GE and Why You Need to Diversify

General Electric made headlines yesterday, with an investigator alleging a massive accounting fraud at the company.  The result was GE shares falling 11% in a single day.  This news is the stuff of nightmares for investors.  And it’s a perfect example for why you need to diversify!

Often considered a safe “blue chip” stock, GE’s recent performance caused it to be knocked out of the Dow Jones Industrial Average in 2018.  As we saw during the Great Recession, huge global companies are not invincible.  And “too big to fail” does not always hold true.  By diversifying their investments among a broad basket of securities, investors can limit their exposure to unsystematic risk.

What is unsystematic risk?

Systematic risk and unsystematic risk boil down to whether or not a risk can be reduced through diversification.  For example, the risk of accounting fraud at a single company is unsystematic risk because it can be diversified away.  By spreading your investment amongst many companies, a problem at a single one reduces your overall loss.  Conversely, the risk of a global economic recession is systematic risk.  Economic downturns are felt by all investors, no matter how wide their investments are spread.  For this reason, picking and choosing individual stocks has greater downside than selecting a broad basket of investments.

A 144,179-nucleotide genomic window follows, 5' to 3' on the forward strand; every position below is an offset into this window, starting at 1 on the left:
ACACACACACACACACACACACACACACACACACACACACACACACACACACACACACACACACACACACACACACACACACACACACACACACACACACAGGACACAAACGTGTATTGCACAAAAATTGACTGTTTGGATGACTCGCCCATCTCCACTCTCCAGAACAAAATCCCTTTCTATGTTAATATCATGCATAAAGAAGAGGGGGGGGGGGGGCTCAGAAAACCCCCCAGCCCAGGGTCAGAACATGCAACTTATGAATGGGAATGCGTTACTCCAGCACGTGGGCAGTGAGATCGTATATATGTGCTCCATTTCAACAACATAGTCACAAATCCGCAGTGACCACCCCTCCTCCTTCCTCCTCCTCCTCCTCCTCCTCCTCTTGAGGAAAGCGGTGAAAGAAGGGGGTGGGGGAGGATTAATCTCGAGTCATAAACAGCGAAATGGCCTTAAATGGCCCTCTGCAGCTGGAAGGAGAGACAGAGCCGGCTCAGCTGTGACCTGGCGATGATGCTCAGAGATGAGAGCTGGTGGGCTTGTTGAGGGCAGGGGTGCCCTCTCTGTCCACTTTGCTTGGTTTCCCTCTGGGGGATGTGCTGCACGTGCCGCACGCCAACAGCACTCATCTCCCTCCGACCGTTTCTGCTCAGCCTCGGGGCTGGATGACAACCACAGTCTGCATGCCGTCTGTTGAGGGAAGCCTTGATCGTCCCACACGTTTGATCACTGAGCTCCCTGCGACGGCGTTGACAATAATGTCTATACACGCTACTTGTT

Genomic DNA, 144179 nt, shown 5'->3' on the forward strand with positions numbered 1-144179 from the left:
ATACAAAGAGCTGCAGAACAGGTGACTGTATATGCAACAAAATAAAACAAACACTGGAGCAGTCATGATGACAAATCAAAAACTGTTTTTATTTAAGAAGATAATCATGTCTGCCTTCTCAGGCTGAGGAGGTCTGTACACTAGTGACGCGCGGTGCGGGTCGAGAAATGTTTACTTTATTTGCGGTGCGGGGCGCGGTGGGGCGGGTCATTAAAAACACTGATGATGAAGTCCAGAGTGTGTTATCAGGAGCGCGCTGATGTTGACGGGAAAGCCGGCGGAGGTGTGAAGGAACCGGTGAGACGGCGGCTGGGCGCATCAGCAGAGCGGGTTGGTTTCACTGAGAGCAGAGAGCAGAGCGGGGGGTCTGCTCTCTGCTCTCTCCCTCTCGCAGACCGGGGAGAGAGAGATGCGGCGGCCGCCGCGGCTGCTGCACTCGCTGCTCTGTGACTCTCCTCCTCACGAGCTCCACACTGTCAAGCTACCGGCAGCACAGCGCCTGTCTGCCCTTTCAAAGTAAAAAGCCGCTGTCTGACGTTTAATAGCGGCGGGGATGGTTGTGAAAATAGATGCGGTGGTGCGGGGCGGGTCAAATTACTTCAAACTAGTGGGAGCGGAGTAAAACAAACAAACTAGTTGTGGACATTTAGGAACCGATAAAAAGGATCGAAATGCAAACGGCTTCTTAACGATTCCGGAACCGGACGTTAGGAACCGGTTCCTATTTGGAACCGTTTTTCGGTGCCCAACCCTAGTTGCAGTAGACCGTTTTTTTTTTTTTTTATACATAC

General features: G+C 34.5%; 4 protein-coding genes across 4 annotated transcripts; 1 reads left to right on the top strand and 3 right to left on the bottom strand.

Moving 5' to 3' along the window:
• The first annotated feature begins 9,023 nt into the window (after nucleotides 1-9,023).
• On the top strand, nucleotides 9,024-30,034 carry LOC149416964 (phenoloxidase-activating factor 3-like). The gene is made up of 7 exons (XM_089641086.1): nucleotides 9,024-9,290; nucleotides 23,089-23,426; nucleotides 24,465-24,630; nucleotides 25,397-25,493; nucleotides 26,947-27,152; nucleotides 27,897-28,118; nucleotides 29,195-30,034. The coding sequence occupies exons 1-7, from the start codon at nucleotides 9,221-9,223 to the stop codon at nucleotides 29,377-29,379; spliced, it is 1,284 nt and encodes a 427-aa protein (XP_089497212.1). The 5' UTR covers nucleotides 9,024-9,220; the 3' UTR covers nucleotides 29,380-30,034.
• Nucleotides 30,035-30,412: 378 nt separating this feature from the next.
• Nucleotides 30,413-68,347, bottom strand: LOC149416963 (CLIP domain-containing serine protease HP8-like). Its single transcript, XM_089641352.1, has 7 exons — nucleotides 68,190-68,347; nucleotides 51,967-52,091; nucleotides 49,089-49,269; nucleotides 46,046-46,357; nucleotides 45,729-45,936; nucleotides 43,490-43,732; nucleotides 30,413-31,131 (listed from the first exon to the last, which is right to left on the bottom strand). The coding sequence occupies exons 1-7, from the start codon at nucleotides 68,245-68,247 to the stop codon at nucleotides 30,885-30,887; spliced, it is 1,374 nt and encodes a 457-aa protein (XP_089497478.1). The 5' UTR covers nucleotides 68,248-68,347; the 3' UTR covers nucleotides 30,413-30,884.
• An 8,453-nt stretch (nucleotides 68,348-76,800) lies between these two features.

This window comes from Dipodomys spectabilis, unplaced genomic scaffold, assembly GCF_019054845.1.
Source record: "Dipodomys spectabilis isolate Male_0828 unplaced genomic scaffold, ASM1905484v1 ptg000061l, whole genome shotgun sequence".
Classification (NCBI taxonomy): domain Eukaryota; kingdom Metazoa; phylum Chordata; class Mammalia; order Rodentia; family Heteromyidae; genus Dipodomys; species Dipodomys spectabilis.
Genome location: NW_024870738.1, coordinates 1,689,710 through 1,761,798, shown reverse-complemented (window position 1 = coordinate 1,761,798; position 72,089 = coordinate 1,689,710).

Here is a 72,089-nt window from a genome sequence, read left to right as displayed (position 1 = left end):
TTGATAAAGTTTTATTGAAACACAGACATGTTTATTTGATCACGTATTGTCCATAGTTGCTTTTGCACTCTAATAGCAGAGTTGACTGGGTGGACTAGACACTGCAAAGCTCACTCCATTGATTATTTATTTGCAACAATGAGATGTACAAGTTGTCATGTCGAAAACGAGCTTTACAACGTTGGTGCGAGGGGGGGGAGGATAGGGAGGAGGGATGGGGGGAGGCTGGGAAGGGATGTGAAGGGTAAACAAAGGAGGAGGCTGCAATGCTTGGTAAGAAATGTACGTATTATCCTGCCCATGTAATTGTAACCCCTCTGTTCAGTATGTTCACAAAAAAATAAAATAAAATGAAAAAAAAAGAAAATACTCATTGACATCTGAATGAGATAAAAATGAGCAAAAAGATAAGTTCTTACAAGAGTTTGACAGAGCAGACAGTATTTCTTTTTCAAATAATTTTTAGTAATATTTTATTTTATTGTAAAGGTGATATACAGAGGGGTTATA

A common approach for diversifying investments is through a mutual fund.  Mutual funds have grown in prevalence recently and have very low barriers to entry.  Vanguard for example allows investors to invest in certain funds with just $1,000.

But what if I want to invest in a particular industry?

Brokers commonly offer investments that focus on specific industries.  If your research tells you technology stocks will outperform the market, look for a technology sector mutual fund or exchange-traded fund.  This reduces the unsystematic risk meanwhile still exposing the investment to your industry of focus.  Or if you want to invest in the overall market, there are index funds that allow you to do just that.

What is your approach to investing?  Do you invest in mutual funds, pick and choose securities, or some combination of both?  Leave me a comment below!